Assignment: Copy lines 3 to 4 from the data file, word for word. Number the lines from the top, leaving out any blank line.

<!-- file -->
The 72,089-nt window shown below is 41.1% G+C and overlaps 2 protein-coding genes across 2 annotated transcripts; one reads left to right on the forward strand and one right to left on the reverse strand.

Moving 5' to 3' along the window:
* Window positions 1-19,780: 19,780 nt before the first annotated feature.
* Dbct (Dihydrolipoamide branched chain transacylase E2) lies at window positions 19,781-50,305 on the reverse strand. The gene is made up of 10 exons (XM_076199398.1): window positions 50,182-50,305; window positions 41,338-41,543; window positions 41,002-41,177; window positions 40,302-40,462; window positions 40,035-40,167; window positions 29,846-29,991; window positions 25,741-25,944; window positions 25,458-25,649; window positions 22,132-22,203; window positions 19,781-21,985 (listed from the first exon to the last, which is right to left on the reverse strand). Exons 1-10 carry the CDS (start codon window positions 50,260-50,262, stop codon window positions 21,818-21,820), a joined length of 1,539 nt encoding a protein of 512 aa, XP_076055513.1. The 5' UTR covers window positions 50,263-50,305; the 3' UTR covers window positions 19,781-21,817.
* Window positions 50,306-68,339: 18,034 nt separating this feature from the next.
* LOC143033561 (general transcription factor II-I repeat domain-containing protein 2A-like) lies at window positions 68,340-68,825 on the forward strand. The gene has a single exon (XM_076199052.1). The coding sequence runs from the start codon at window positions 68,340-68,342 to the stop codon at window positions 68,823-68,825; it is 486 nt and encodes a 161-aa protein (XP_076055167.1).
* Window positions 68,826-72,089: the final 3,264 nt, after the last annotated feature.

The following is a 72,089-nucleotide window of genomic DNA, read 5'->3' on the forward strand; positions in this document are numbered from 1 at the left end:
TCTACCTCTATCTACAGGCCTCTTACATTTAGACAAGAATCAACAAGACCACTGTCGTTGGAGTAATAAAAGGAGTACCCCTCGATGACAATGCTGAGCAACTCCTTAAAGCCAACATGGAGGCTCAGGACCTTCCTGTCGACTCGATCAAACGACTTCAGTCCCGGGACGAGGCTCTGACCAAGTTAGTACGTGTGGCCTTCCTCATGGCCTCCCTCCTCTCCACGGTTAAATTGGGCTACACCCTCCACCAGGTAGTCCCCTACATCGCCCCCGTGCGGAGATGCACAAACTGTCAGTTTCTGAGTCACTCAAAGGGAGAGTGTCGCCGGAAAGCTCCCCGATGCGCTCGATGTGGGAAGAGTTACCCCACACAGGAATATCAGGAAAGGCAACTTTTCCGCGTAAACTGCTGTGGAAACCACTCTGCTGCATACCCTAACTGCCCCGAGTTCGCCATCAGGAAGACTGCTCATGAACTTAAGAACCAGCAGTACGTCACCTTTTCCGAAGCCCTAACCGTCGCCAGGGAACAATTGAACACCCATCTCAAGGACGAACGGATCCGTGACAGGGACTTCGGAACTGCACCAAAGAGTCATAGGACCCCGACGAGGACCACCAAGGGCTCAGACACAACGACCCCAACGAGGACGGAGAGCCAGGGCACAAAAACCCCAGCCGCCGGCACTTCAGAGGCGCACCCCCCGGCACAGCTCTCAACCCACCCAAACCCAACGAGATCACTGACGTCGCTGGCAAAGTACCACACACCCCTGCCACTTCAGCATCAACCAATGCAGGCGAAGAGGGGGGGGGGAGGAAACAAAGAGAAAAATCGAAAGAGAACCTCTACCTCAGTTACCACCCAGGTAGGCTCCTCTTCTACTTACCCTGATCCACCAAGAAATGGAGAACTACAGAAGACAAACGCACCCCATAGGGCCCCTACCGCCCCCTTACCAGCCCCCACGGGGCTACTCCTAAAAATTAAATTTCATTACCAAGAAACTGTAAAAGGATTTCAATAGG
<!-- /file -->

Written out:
* Window positions 1-19,780: 19,780 nt before the first annotated feature.
* Dbct (Dihydrolipoamide branched chain transacylase E2) lies at window positions 19,781-50,305 on the reverse strand. The gene is made up of 10 exons (XM_076199398.1): window positions 50,182-50,305; window positions 41,338-41,543; window positions 41,002-41,177; window positions 40,302-40,462; window positions 40,035-40,167; window positions 29,846-29,991; window positions 25,741-25,944; window positions 25,458-25,649; window positions 22,132-22,203; window positions 19,781-21,985 (listed from the first exon to the last, which is right to left on the reverse strand). Exons 1-10 carry the CDS (start codon window positions 50,260-50,262, stop codon window positions 21,818-21,820), a joined length of 1,539 nt encoding a protein of 512 aa, XP_076055513.1. The 5' UTR covers window positions 50,263-50,305; the 3' UTR covers window positions 19,781-21,817.